"These people left three young children in a war zone and came to the United States without them," said Duke Austin, an INS spokesman. "We don't have open borders here, and we cannot just release these kids unless we are certain that their parents are here. If they come forward, we will give them their children and allow them to litigate their case, just as we would with anyone else."
The Del Cids' battle to have their children returned to them has been complicated, not only by the parents' refusal to give themselves up to INS officials but also by the seeming reluctance of the Reagan administration to grant asylum to Salvadorans. In 1984, only 503 of 13,501 Salvadoran applicants received asylum in the United States, according to Austin.
Last year, the INS apprehended almost 19,000 Salvadorans who were in this country illegally. It returned 3,890 of them to El Salvador. Those numbers have helped convince the Del Cids that their case would not be looked on favorably, according to their attorney, Patrick Hughes.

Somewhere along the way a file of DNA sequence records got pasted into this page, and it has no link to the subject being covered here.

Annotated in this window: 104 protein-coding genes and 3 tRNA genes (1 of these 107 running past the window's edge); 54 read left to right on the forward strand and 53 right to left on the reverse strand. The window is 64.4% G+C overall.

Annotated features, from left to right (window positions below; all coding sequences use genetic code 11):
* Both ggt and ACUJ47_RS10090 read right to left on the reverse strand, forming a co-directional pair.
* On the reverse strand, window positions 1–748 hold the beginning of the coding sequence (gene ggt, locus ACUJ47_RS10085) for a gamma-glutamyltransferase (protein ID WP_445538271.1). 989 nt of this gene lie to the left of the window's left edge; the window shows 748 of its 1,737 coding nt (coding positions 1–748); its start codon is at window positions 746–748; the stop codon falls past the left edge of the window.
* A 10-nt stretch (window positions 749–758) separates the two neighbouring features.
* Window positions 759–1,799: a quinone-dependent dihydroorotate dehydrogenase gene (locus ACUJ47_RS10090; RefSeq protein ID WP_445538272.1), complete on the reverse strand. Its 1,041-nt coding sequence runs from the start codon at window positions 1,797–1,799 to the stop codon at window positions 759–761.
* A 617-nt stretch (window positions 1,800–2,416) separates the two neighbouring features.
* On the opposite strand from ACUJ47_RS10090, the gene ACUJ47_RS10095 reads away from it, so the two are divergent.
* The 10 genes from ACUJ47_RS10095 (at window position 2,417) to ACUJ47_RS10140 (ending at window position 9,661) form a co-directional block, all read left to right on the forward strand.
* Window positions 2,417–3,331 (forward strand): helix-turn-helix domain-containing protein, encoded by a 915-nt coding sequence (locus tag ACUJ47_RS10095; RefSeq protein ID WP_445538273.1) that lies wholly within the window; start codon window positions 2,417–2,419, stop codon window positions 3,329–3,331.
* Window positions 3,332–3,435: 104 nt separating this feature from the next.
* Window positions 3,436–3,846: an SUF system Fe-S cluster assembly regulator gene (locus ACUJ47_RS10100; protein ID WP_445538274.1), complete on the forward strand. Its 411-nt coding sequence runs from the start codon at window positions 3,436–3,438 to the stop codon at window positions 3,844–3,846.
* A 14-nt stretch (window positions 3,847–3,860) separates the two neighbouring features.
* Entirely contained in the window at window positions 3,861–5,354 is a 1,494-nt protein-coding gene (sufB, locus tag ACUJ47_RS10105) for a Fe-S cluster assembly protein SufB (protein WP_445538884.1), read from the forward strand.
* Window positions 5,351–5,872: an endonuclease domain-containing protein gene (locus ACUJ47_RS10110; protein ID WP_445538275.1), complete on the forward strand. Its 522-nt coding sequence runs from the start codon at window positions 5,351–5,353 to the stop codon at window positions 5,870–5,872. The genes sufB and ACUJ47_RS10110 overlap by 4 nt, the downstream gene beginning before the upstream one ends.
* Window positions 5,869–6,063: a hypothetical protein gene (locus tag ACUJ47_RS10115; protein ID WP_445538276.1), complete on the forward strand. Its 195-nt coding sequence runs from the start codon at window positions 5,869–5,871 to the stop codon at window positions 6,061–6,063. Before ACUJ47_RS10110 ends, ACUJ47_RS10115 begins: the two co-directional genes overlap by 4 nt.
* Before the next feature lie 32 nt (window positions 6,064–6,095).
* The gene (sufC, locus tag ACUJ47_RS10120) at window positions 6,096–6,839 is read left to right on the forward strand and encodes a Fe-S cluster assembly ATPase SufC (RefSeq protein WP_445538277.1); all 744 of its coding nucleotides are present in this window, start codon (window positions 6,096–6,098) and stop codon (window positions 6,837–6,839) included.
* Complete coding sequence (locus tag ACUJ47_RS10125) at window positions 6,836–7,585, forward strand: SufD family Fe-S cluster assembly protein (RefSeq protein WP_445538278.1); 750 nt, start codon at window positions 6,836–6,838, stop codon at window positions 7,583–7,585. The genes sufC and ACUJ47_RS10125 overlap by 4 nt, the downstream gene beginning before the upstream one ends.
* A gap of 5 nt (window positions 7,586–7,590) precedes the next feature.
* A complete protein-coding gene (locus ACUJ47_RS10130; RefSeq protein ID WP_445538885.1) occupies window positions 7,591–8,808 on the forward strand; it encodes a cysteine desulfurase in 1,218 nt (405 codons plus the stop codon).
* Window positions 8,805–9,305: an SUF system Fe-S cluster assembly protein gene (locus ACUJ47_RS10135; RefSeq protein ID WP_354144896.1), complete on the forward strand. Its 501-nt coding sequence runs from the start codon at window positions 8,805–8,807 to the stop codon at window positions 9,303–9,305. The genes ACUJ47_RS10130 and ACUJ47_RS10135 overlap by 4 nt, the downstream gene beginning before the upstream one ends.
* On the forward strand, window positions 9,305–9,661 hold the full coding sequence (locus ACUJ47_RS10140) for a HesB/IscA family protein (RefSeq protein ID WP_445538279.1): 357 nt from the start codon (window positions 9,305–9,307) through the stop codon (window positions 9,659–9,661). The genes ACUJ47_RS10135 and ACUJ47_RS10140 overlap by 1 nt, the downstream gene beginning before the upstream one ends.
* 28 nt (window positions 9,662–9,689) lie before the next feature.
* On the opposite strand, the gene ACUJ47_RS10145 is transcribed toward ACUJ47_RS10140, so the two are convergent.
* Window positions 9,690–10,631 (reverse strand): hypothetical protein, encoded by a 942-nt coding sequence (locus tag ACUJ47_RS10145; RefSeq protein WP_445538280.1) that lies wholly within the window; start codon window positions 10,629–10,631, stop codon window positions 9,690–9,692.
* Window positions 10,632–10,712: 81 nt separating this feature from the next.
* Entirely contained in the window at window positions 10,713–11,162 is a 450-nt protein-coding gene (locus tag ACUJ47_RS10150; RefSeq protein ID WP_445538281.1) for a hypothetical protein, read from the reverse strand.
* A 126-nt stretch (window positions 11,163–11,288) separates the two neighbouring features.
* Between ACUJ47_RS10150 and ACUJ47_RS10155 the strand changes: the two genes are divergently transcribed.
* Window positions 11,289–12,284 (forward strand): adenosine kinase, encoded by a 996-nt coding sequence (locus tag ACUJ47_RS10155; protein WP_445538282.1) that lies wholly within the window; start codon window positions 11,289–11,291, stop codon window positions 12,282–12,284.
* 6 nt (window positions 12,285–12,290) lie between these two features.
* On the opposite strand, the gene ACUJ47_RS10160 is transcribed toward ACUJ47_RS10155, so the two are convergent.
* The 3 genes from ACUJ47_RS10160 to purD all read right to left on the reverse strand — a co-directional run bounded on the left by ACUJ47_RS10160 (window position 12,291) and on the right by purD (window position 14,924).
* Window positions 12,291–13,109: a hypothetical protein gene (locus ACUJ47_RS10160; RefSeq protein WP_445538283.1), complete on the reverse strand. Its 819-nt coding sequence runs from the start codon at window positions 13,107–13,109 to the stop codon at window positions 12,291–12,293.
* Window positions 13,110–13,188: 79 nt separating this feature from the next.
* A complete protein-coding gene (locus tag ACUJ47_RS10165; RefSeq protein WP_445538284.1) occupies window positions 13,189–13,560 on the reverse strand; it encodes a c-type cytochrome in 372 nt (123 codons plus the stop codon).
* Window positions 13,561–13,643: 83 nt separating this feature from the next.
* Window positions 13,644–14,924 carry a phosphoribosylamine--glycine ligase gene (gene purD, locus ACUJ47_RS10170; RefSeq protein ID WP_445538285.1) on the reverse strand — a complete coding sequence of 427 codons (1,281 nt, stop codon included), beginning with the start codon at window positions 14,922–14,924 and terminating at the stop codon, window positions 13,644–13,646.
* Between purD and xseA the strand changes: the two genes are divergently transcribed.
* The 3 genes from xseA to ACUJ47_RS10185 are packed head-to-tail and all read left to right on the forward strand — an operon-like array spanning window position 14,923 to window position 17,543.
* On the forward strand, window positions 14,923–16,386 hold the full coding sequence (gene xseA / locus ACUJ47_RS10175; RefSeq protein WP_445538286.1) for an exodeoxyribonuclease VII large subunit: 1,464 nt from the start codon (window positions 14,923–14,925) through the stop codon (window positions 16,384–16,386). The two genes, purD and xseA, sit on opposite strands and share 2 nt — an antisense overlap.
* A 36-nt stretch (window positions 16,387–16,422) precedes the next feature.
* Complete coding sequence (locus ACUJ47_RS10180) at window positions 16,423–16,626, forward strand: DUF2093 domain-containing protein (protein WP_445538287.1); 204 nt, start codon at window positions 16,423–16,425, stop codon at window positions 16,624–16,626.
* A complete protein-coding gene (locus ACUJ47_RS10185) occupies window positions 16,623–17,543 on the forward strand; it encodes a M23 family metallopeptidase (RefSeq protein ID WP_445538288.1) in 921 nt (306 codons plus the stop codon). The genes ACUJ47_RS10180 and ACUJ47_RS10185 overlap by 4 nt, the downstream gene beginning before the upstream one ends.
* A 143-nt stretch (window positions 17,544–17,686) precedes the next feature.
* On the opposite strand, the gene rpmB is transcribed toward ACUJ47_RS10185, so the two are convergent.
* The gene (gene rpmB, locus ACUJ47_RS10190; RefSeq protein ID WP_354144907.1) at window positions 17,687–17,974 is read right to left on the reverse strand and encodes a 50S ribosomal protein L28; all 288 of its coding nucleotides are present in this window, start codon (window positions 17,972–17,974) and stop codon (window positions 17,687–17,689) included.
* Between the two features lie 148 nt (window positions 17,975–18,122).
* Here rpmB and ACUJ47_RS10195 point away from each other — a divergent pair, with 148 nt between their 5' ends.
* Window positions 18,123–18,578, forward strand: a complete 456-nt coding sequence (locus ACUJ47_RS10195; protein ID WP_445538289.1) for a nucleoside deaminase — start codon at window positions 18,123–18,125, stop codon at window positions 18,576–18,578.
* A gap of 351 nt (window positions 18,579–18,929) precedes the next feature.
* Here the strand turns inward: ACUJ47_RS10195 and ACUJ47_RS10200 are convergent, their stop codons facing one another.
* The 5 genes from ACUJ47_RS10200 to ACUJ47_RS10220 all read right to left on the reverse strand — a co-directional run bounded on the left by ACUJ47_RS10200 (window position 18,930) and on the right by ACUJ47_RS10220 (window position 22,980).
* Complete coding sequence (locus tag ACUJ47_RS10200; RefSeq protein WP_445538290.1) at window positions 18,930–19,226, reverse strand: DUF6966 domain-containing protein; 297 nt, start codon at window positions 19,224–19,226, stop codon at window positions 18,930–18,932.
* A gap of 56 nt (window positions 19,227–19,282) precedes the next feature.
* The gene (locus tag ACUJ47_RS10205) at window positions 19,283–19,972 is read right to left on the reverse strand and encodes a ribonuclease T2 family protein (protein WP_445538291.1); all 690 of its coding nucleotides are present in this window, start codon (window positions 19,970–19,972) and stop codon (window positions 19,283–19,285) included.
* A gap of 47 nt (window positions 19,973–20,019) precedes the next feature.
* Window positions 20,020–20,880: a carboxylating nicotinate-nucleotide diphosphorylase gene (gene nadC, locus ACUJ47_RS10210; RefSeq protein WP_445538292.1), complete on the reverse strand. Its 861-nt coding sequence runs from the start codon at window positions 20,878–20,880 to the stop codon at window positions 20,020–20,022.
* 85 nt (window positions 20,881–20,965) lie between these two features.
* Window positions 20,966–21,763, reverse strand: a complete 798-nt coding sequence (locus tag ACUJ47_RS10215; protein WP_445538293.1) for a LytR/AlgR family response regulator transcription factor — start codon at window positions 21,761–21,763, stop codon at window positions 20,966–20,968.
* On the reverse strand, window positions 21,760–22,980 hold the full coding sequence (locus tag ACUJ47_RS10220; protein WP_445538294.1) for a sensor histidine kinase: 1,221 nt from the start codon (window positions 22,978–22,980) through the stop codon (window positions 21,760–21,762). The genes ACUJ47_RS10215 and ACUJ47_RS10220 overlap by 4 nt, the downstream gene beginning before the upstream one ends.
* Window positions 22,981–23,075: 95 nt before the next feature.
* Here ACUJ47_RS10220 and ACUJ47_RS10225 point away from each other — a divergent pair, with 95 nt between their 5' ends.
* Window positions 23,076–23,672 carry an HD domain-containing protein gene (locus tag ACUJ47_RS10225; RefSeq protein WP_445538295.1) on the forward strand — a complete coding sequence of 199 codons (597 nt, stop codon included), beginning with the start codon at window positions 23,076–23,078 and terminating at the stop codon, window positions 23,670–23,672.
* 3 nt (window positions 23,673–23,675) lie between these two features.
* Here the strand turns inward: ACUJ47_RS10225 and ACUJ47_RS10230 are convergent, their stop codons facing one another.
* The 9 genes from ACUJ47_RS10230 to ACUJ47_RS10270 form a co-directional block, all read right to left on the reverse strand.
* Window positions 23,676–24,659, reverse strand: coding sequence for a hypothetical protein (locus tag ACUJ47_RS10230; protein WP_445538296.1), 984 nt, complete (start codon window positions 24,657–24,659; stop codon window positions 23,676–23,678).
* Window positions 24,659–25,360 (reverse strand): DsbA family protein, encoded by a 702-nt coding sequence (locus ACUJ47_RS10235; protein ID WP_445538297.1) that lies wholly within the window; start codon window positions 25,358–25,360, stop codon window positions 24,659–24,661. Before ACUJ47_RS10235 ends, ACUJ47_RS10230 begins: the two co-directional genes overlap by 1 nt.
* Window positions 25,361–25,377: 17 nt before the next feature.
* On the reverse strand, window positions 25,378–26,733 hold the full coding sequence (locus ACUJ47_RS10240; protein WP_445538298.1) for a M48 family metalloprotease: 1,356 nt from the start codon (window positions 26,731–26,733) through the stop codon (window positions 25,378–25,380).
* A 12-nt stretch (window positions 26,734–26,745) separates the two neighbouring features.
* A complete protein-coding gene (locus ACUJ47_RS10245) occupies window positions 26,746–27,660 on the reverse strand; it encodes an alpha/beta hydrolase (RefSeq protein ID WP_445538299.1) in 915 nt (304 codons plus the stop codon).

Last week, the government indicted 16 Sanctuary activists in Tucson, including Elder, for their alleged roles in bringing Salvadorans into the country from Mexico. Federal immigration officials contend that Salvadoran aliens are running from the poverty of their homeland and do not deserve special consideration, but Sanctuary activists claim that violence and war are what really bring them here.
The Del Cid family comes from La Union, in southeastern El Salvador, where the father worked on a coffee plantation until the battles in his village became so frequent that it appeared certain he would be inducted into the army. That was when he fled.
For a while, his wife remained with the children and other relatives, praying that the war would stop. When the situation worsened, she came north to join her husband and help raise the money to send for her children.
Del Cid heard earlier this year that his oldest son, who he says is named Luis but who gave his name as Hugo to officials of the Texas Department of Human Resources, was about to be drafted at the age of 13. He immediately sent his children $1,200 to make the furtive trip by bus across El Salvador, Guatemala and Mexico.